Philippine Daily Inquirer
In the service of the nation
We do not tell the story of long, blistering nights spent breaking vocal chords and stretching taut muscles. We do not tell the story of mastering time management as we memorize cheering lines while we study for exams. We do not tell the story of gripping worry over a potential loss just because we heard a competing school organization cheer louder.
We do not tell these stories because they are the background noise of the real stories we yearn to tell: those of underpaid workers, of mistreated laborers, of women, of youth, of every victim and survivor of the unjust and blighted system we call “government.”
We live for those important tales, because they remind us that our hoarse voices are the loudest cries for those who are forever silenced, that the dull ache between our shoulders is the strongest we can be for farmers who toil night and day for a measly sum, that our mental toil over lines and exams is a small sacrifice we make for those who cannot even afford to step inside a classroom.
And if we’re going to single out lines from the Skimmers cheers and go on to lengths about what it means, then we might as well highlight its real call for action, one without satire (for it seems quite a challenge to comprehend satire). Of all their chants, this one stood out best: “In the service of the nation.”
This small academic organization nestled within the small community of the University of the Philippines Visayas was fueled by only two: to win and to inspire. The sheer reality of it all is that no one who has ever joined UPV’S annual cheering sport ever dreamed or yearned to be (in)famous for it.
As is the nature of protest, we only sought to speak of wounds slashed by realities we face in a society that’s warped with promises and failed by inaction. What the Skimmers performance showed wasn’t merely an academic stint, but also a loud ringing affirmation of the evident injustices and inequalities confronting the underprivileged and silenced.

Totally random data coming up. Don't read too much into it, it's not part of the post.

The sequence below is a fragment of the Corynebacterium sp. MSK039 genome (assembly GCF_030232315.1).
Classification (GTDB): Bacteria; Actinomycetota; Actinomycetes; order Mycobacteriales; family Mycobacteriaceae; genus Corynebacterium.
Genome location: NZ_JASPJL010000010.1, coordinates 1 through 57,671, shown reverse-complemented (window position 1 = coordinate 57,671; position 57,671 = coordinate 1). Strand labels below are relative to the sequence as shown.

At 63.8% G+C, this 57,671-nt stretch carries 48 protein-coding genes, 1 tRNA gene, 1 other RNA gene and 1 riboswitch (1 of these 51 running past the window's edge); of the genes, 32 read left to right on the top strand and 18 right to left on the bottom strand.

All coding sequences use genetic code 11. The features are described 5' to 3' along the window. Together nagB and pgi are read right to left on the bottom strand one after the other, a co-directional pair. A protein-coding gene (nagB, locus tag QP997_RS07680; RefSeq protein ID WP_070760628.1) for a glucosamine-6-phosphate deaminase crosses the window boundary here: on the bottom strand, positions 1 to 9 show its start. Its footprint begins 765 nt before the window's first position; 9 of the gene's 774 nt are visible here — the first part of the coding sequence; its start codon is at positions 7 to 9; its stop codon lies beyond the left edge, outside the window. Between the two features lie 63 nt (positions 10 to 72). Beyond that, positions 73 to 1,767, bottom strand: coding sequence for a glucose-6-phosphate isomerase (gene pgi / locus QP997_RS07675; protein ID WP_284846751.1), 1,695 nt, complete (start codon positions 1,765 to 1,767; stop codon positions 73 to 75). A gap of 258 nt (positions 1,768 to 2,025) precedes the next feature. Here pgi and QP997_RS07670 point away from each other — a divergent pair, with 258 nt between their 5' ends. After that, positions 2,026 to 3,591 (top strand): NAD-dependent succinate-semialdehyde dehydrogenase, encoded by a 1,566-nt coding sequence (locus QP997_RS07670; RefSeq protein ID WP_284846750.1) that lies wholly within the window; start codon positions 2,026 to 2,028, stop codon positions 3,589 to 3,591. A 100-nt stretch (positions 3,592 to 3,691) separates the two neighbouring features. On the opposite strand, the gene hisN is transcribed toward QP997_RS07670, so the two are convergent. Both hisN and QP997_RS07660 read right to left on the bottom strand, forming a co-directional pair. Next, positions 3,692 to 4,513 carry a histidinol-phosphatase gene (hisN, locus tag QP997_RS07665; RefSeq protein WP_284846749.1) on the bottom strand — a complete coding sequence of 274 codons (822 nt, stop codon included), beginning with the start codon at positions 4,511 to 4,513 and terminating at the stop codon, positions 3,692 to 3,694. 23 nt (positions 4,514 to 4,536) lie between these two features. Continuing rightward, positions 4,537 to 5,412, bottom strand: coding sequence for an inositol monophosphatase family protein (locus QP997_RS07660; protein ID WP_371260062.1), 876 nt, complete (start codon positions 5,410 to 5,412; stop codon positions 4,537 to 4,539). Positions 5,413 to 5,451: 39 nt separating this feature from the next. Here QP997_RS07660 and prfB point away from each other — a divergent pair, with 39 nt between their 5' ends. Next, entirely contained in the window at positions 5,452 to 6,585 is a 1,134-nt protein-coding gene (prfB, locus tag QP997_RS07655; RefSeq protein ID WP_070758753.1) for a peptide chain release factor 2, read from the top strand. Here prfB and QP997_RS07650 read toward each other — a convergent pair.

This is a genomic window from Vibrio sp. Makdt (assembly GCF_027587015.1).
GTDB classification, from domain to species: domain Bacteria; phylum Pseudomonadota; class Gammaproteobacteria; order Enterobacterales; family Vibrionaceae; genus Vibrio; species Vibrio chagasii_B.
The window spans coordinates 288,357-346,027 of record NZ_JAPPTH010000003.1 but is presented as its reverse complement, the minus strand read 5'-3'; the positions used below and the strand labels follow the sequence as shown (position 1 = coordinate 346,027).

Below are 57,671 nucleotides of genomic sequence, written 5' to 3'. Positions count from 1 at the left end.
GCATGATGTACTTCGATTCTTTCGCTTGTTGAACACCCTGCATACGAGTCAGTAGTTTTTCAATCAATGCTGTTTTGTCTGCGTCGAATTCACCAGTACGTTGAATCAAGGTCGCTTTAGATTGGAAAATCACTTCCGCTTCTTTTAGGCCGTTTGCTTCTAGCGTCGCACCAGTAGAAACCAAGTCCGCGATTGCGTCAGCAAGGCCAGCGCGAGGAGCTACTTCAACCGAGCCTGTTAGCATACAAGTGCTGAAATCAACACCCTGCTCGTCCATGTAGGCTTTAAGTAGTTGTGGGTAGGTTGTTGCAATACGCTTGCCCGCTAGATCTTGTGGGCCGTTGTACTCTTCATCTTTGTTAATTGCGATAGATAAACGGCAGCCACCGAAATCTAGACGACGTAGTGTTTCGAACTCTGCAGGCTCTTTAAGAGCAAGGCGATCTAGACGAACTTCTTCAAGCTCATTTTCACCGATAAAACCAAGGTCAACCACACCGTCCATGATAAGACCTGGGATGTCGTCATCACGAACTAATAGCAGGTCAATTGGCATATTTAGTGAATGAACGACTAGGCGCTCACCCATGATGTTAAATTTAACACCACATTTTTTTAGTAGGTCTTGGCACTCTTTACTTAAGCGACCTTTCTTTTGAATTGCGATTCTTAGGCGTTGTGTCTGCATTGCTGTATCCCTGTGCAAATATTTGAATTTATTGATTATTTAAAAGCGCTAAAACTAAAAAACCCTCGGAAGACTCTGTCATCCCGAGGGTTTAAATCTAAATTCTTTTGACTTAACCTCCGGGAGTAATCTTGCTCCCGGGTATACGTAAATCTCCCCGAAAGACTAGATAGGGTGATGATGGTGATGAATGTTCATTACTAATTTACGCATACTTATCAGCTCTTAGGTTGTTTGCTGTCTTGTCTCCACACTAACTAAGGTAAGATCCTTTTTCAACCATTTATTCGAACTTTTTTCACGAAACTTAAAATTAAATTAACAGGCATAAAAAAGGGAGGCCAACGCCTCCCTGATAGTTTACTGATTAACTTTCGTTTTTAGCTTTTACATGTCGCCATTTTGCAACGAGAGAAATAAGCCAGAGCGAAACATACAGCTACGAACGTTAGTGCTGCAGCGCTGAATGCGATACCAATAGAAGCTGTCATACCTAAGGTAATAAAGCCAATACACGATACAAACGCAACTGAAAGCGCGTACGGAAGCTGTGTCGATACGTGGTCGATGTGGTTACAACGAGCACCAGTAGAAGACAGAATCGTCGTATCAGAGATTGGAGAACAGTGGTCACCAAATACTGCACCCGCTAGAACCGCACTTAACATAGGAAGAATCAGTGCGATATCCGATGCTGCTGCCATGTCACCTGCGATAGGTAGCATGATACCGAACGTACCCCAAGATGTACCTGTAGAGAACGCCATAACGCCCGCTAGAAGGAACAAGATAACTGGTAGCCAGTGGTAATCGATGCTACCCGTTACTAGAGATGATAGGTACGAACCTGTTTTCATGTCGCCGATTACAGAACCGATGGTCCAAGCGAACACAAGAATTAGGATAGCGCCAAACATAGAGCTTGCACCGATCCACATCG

Every cheerer donning the flashy pink vest is a farmer shortchanged by the rice tariffication law, an LGBTQ+ member dissed because the sexual orientation and gender identity and expression bill continues to languish in Congress, a Kian delos Santos failed by its police, a student leader taken to be an enemy of the state, a journalist killed for speaking the truth, a Filipino betrayed by the loss of the West Philippine Sea.
When social media influencers picked up the video of the performance, everyone had to hold their breath. President Duterte’s supporters lobbed threats and criticisms and clamored for state funding to be revoked, for kids to go back to their books, for teachers to imbibe government-sanctioned ideologies. But these only press us to continue fighting until people realize that education is not just about memorizing scientific names.
Education is realizing that humanity benefits not from what we retain from textbooks, but how we understand what it means to be human. Education is impressing the worth of discourse and dissent in times when the political climate threatens to monopolize narratives. Education is teaching that our compassion for each other and for social good is what moves us forward.
The unwavering spirit of the youth cannot be deterred, not when it is the same sector leading the protest in Hong Kong, that rallies against the government in Chile, that makes global leaders listen and panic about climate change.
Protest is the voice and face of all who yearn for human rights and equality. Protest is the gateway for leaders to hearken to its people and act on their grievances. Protest is in every one of us who desires change. Protest is universal.
And so is action.
For all the sham and drudgery we face in the online comment sections, these have only moved every Skimmers to fight for a system that will uproot the ills of illiteracy, miseducation and the dearth of employment opportunities. No one deserves to go after brainless trolling as a job because no better work is presented. No one deserves to be vulnerable to vote-buying. No one deserves to have their stories twisted to protect oppressive regimes.
As much as Skimmers is just an identity for a bunch of students, it is now the name of all those whose governments have failed them, who have been robbed by their president and senators, who have been unjustly taken down by the military and police. It is now everyone’s call to action.
After all the hashtags, we are at an important crossroads where we may live off the dregs of this virtual battle, or carry on our mission to serve the nation; for our government and its supporters to redirect their efforts into addressing the legitimate issues raised during the Skimmers performance (and in other protests throughout the years); for our university administration to take a stronger stance in fighting with its constituents; and for every Skimmers, Isko and Iska, and Filipino who believes in this fight to go serve the nation. This! This is the story we live to tell.